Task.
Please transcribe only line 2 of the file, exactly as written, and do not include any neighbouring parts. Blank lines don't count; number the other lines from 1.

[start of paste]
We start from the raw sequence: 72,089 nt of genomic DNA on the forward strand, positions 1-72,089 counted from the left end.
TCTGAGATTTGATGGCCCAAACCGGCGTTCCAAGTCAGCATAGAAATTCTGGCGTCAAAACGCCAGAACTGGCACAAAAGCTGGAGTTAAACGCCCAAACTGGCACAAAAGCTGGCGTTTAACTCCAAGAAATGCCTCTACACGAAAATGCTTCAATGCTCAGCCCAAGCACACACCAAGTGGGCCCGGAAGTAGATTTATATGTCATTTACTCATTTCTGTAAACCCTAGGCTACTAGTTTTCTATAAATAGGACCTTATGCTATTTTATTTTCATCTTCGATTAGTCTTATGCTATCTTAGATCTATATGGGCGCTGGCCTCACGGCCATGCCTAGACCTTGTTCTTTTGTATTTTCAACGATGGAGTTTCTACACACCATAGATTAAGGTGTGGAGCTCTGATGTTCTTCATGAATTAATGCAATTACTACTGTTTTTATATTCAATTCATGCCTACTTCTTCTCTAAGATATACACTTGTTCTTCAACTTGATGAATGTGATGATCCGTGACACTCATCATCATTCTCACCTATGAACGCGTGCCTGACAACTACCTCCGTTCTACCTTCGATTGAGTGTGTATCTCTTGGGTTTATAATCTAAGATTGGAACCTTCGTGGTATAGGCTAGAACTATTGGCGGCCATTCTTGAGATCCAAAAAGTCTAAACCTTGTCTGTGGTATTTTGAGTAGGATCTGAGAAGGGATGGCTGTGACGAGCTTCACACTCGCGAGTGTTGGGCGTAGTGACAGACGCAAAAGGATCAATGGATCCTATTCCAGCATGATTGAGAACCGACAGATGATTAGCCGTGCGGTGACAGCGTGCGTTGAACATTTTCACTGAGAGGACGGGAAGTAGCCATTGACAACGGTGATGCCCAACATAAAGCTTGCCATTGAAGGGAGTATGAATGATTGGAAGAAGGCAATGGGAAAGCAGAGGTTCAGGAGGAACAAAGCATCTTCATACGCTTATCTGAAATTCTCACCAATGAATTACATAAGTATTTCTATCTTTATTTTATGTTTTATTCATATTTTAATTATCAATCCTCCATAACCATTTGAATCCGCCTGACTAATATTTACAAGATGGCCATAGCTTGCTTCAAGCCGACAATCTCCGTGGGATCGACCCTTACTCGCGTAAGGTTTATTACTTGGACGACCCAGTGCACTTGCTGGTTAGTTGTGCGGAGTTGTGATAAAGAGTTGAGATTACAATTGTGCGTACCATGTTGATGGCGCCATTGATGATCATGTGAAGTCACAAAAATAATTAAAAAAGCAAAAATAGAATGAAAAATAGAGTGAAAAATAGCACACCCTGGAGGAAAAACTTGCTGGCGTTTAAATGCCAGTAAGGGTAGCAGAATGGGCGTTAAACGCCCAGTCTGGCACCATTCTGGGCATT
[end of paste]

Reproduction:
TCTGAGATTTGATGGCCCAAACCGGCGTTCCAAGTCAGCATAGAAATTCTGGCGTCAAAACGCCAGAACTGGCACAAAAGCTGGAGTTAAACGCCCAAACTGGCACAAAAGCTGGCGTTTAACTCCAAGAAATGCCTCTACACGAAAATGCTTCAATGCTCAGCCCAAGCACACACCAAGTGGGCCCGGAAGTAGATTTATATGTCATTTACTCATTTCTGTAAACCCTAGGCTACTAGTTTTCTATAAATAGGACCTTATGCTATTTTATTTTCATCTTCGATTAGTCTTATGCTATCTTAGATCTATATGGGCGCTGGCCTCACGGCCATGCCTAGACCTTGTTCTTTTGTATTTTCAACGATGGAGTTTCTACACACCATAGATTAAGGTGTGGAGCTCTGATGTTCTTCATGAATTAATGCAATTACTACTGTTTTTATATTCAATTCATGCCTACTTCTTCTCTAAGATATACACTTGTTCTTCAACTTGATGAATGTGATGATCCGTGACACTCATCATCATTCTCACCTATGAACGCGTGCCTGACAACTACCTCCGTTCTACCTTCGATTGAGTGTGTATCTCTTGGGTTTATAATCTAAGATTGGAACCTTCGTGGTATAGGCTAGAACTATTGGCGGCCATTCTTGAGATCCAAAAAGTCTAAACCTTGTCTGTGGTATTTTGAGTAGGATCTGAGAAGGGATGGCTGTGACGAGCTTCACACTCGCGAGTGTTGGGCGTAGTGACAGACGCAAAAGGATCAATGGATCCTATTCCAGCATGATTGAGAACCGACAGATGATTAGCCGTGCGGTGACAGCGTGCGTTGAACATTTTCACTGAGAGGACGGGAAGTAGCCATTGACAACGGTGATGCCCAACATAAAGCTTGCCATTGAAGGGAGTATGAATGATTGGAAGAAGGCAATGGGAAAGCAGAGGTTCAGGAGGAACAAAGCATCTTCATACGCTTATCTGAAATTCTCACCAATGAATTACATAAGTATTTCTATCTTTATTTTATGTTTTATTCATATTTTAATTATCAATCCTCCATAACCATTTGAATCCGCCTGACTAATATTTACAAGATGGCCATAGCTTGCTTCAAGCCGACAATCTCCGTGGGATCGACCCTTACTCGCGTAAGGTTTATTACTTGGACGACCCAGTGCACTTGCTGGTTAGTTGTGCGGAGTTGTGATAAAGAGTTGAGATTACAATTGTGCGTACCATGTTGATGGCGCCATTGATGATCATGTGAAGTCACAAAAATAATTAAAAAAGCAAAAATAGAATGAAAAATAGAGTGAAAAATAGCACACCCTGGAGGAAAAACTTGCTGGCGTTTAAATGCCAGTAAGGGTAGCAGAATGGGCGTTAAACGCCCAGTCTGGCACCATTCTGGGCATT